Fun + Math + Programming = Learning

UTEP News Service

iMPaCT-Math is a new approach for introducing students to high school math concepts that playfully engages students with computer programming. iMPaCT-Math, an approximate acronym for “Media Propelled Computational Thinking for Math Classrooms,” has enjoyed initial success in El Paso high schools and continues to be refined by an interdisciplinary team of UTEP faculty members led by Eric Freudenthal, Ph.D., associate professor of computer science. 

The team has ambitious goals, and the signature at the end of Freudenthal’s emails includes its motto: “Imagine if students really learned high school math in high school.”Eric Freudenthal, Ph.D.

Studies have shown that the creation of computer graphics is engaging to students attending programming classes. Freudenthal’s key discovery is that engaging and playful programming activities can be seamlessly integrated into ninth grade Algebra I classrooms in a way that reinforces student learning of essential math concepts, and inadvertently introduces all to programming. 

The activities prepare students to experience algebra’s big ideas as comprehensible simplifications and generalizations of principles they already have discovered and reasoned about. Three high school teachers helped design lesson plans and added some creative spice. Thanks to them, iMPaCT-Math’s programming-based algebra activities that require students to discover properties of Cartesian coordinates and slope are embedded within art projects, mazes and stories about dating.   

Teachers who implemented iMPaCT-Math activities within their classes observed that students were engaged and asked many “why” questions. 

“We’ve seen dramatic things happening,” Freudenthal said. “Students who failed Algebra I multiple times began passing district benchmark exams.”

“(The University of Texas at El Paso) is a fantastic incubator to explore new approaches in education,” he continued. “Math faculty saw the potential value of iMPaCT’s approach – and also knew that it would fail if I didn’t learn a bunch of important ideas about mathematics education.” 

During a three-year period, UTEP math Professor Art Duval, Ph.D., and assistant professors Kien Lim, Ph.D., and Amy Wagler, Ph.D., joined the project. Olga Kosheleva, Ph.D., associate professor of teacher education, has contributed key insights regarding student engagement, and Virgilio Gonzalez, Ph.D., senior lecturer in electrical and computer engineering, has constructed simulators of electrical phenomena for iMPaCT that were incorporated into his electrical engineering courses.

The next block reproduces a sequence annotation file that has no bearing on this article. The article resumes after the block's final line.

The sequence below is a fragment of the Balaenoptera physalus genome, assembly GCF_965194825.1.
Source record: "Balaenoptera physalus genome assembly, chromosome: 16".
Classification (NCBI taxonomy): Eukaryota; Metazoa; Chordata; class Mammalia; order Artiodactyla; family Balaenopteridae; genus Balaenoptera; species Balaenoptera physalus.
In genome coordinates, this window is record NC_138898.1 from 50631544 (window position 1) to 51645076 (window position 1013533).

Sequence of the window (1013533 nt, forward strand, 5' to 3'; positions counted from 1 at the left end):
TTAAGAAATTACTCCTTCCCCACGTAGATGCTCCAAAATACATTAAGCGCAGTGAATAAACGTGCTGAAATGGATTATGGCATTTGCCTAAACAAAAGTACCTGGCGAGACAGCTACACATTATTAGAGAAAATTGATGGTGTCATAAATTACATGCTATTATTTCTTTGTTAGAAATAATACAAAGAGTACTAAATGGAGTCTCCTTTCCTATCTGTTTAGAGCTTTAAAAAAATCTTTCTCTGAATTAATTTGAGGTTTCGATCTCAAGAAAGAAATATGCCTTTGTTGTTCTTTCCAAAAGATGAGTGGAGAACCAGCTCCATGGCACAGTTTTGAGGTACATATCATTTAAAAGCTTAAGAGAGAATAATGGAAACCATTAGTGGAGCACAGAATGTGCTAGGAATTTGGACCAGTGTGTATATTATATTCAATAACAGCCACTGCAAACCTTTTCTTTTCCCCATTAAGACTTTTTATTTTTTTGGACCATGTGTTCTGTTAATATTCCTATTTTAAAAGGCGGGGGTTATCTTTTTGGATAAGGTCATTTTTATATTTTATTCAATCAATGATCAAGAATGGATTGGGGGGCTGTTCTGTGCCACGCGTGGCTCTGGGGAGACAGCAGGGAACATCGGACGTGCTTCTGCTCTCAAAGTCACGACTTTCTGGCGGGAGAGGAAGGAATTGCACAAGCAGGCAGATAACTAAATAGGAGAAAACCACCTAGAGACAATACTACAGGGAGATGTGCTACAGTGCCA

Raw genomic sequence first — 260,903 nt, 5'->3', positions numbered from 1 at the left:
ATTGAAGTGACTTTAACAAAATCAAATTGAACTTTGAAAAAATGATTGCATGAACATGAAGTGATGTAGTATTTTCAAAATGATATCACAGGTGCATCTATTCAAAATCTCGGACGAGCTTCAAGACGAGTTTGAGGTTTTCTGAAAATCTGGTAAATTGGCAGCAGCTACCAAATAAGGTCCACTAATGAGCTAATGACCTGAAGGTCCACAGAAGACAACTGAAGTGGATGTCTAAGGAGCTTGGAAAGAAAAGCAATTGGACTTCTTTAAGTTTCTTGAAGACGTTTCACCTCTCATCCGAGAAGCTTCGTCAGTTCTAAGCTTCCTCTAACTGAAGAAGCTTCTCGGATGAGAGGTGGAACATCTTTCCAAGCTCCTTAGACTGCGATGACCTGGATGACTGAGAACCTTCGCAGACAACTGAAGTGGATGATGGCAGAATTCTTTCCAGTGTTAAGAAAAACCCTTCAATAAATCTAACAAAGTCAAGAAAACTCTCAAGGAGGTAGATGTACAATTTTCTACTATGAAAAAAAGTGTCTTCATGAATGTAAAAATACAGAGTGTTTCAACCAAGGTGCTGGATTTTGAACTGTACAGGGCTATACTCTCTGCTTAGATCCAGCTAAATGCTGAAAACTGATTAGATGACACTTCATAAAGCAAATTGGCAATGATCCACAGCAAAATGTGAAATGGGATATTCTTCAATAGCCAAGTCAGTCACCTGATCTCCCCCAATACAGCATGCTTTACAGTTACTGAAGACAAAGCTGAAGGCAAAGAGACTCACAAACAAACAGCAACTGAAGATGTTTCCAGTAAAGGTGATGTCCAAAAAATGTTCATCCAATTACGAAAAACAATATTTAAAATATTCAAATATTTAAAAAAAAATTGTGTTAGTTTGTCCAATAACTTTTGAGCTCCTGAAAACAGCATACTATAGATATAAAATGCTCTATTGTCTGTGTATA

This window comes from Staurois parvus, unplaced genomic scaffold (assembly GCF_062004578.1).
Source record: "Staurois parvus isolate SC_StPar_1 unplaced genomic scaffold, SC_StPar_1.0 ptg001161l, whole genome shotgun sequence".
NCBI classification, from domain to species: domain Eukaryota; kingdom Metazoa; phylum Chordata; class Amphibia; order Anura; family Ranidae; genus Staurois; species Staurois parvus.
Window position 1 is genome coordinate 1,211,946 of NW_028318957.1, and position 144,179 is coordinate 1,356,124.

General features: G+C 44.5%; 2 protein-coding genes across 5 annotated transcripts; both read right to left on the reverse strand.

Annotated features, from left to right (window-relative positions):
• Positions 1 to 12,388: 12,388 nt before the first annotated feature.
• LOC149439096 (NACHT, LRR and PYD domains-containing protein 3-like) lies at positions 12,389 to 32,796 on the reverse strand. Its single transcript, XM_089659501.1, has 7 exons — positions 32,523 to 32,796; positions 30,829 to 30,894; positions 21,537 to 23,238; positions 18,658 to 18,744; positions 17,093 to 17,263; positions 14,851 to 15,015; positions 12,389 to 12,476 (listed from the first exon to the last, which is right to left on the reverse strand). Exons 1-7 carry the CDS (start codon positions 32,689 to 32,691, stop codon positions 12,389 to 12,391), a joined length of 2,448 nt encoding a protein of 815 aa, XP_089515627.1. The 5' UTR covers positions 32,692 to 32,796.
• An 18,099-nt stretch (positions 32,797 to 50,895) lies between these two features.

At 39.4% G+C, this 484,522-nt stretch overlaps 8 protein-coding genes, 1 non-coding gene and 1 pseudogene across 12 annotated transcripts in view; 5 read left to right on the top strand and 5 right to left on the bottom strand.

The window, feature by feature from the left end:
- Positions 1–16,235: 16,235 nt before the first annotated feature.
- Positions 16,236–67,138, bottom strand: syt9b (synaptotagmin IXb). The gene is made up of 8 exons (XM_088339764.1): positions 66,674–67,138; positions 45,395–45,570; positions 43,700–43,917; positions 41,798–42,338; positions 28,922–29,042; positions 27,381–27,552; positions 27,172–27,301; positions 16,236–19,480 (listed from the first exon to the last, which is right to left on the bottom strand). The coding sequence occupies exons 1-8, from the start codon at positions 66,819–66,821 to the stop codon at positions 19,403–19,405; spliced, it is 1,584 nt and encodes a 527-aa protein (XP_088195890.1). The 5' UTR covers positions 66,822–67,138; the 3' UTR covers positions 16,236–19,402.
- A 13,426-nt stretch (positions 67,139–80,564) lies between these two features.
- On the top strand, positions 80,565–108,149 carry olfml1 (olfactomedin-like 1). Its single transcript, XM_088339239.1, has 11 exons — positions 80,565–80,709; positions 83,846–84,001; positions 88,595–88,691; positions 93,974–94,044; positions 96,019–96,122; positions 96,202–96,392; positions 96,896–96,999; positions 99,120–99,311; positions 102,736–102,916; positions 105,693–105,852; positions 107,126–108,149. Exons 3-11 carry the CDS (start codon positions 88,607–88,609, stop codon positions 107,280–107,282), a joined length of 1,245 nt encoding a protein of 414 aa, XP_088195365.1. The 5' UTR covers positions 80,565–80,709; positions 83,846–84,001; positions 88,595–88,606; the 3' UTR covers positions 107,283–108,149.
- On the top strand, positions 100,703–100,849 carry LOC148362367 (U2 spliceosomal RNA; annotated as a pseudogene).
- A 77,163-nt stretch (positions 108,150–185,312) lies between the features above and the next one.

“There’s lots of creative excitement and the team’s creative energy is bigger than the sum of its parts,” Freudenthal said.  

Duval, who has a background in computing, works closely with Freudenthal to develop ideas for activities and write instructor notes on the mathematical concepts they expose. Lim, whose research focus is eliciting analytical engagement from students, refines the activities to ensure that students’ focus is directed toward exploring core mathematical ideas. Lim also has background in teacher education and is substantially responsible for the design of iMPaCT-Math’s professional development workshops for teachers. Wagler is a former high school math teacher with a research focus in statistical analysis. She principally assists the group in the design of effective experimental protocols.

The team’s ultimate goal is to enable students to discover the joy of authentic engagement with science, technology, engineering and math (STEM). They hope that this engagement will propel students toward success in science and math courses, and ultimately into rewarding careers.  Freudenthal said their sponsors are excited because of the project’s potential to help more students develop mastery of core mathematical ideas necessary to enter the technological work force. 

Freudenthal also is excited that these math lessons disarmingly engage students in discovering his discipline’s compelling and creative core of computational thinking. 

“Too few people, and especially too few women, choose to study computation,” he said. “This shortage is chronic and limits our national productivity. In our pilot study, 25 percent of eligible students whose math classes included programming elected to attend a high school class on programming. Almost 40 percent of those students were female.” 

When describing the potential role of programming in math education, Duval said, “If we give students a fourth way of understanding math (other than graphs, tables and formulas), they can see the bigger picture of math and make it more real.”

iMPaCT-Math is a seedling of the Computing Alliance of Hispanic Serving Institutions headed by UTEP’s Ann Gates, Ph.D., professor and chair of the Department of Computer Science. iMPaCT-Math has received grants from the National Science Foundation, the U.S. Department of Homeland Security as well as donations from Microsoft Corp., Texas Instruments, and CALCULEX Corp. of Las Cruces, N.M.